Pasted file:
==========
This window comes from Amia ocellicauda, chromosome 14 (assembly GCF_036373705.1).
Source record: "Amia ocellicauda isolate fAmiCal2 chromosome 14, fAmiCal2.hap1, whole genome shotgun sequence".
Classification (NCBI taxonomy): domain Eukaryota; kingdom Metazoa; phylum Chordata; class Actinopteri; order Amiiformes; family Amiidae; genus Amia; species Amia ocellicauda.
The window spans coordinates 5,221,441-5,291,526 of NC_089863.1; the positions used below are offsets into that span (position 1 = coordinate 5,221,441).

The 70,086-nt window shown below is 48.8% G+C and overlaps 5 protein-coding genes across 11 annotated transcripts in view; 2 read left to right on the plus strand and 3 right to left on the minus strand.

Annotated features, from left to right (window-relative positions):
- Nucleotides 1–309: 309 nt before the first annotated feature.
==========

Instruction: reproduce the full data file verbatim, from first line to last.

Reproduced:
This window comes from Amia ocellicauda, chromosome 14 (assembly GCF_036373705.1).
Source record: "Amia ocellicauda isolate fAmiCal2 chromosome 14, fAmiCal2.hap1, whole genome shotgun sequence".
Classification (NCBI taxonomy): domain Eukaryota; kingdom Metazoa; phylum Chordata; class Actinopteri; order Amiiformes; family Amiidae; genus Amia; species Amia ocellicauda.
The window spans coordinates 5,221,441-5,291,526 of NC_089863.1; the positions used below are offsets into that span (position 1 = coordinate 5,221,441).

The 70,086-nt window shown below is 48.8% G+C and overlaps 5 protein-coding genes across 11 annotated transcripts in view; 2 read left to right on the plus strand and 3 right to left on the minus strand.

Annotated features, from left to right (window-relative positions):
- Nucleotides 1–309: 309 nt before the first annotated feature.